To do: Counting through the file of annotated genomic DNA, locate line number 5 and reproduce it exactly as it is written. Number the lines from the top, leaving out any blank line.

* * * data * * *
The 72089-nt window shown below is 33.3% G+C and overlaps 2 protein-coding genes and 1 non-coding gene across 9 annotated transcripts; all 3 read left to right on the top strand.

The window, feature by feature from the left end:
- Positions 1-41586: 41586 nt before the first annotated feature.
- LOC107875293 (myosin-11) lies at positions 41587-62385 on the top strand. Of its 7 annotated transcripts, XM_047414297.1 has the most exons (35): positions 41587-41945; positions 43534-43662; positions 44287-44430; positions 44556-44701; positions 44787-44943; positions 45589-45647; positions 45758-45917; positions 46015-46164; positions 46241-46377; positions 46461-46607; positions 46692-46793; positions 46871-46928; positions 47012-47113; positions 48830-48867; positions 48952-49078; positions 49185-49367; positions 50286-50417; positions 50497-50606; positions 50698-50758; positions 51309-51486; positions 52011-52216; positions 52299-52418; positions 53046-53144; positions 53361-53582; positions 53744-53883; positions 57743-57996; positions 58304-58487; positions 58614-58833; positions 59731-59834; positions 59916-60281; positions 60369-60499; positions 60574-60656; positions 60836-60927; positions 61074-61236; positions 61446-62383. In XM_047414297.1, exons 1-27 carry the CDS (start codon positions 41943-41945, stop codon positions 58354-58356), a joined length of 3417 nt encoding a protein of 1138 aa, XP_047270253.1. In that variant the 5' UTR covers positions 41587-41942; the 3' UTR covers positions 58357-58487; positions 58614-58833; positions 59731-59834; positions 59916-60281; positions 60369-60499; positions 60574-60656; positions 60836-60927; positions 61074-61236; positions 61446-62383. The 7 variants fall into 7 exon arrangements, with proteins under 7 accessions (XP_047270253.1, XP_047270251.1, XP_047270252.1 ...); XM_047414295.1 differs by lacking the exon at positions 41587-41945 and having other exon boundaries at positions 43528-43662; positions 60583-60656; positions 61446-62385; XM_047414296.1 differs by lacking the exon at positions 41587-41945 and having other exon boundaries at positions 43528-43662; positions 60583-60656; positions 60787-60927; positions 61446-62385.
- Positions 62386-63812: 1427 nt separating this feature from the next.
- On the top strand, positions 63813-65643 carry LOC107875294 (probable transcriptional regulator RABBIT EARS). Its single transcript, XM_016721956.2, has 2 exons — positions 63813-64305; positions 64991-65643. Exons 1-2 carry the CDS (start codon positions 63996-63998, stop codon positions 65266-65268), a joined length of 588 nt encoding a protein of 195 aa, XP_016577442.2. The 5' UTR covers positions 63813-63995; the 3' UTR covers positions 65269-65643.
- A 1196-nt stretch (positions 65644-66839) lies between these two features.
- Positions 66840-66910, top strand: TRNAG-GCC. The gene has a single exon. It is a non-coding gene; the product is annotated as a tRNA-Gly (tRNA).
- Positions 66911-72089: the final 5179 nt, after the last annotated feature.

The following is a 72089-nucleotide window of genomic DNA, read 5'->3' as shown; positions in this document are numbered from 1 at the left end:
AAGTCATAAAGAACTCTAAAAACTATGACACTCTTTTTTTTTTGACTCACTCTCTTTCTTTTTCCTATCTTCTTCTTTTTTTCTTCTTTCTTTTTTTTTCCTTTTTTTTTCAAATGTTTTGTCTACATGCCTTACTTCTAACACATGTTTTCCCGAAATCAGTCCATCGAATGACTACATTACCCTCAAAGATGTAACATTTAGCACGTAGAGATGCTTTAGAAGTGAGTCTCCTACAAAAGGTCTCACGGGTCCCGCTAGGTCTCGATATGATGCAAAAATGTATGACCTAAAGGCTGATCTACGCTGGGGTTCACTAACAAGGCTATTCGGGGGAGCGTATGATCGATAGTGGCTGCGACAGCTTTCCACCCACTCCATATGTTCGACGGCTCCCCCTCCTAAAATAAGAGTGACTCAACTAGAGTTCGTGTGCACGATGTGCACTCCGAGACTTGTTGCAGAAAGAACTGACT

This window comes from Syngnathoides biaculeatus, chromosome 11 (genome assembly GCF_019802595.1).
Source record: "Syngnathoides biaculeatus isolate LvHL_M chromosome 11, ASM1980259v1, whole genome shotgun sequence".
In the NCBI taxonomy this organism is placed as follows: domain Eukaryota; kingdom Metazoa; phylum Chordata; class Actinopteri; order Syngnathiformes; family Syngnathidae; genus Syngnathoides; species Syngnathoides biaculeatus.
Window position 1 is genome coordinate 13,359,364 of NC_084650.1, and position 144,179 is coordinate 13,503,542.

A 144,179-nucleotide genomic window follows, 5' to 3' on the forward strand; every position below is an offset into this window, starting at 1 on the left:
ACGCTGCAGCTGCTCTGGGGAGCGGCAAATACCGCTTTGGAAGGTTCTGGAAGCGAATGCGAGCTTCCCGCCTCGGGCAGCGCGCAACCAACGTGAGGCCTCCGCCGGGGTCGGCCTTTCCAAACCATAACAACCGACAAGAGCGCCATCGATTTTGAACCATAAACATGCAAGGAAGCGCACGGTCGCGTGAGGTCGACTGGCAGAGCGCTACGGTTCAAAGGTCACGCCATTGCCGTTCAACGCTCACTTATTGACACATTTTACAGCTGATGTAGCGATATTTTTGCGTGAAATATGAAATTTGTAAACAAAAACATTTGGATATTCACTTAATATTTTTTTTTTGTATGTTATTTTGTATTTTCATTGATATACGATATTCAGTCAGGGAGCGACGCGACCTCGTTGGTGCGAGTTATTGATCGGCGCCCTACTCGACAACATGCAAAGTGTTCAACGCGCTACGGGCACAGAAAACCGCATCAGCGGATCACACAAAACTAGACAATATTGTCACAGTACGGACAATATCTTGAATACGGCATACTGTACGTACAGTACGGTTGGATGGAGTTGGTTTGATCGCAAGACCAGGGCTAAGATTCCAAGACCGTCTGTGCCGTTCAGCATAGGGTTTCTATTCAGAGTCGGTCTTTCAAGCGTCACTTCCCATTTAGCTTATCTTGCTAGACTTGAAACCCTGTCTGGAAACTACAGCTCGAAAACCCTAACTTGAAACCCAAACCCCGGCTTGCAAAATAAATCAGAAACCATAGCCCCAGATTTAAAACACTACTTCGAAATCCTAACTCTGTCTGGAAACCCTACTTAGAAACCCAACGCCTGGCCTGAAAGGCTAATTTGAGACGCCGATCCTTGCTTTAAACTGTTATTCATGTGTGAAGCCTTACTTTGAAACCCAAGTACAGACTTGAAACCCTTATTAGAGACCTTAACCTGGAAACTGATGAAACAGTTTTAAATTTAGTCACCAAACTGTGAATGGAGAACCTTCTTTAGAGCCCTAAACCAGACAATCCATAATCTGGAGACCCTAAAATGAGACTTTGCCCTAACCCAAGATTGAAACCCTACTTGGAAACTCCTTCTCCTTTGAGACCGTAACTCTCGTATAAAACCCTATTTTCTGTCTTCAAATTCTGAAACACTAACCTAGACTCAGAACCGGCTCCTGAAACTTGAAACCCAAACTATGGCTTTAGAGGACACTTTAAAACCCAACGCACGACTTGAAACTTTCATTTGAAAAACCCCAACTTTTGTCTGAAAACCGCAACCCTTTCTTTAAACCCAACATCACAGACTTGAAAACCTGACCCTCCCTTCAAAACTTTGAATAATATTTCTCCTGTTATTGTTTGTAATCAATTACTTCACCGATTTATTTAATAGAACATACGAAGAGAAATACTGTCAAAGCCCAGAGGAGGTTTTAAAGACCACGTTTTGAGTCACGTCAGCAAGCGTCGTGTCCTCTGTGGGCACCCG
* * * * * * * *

- Positions 62386-63812: 1427 nt separating this feature from the next.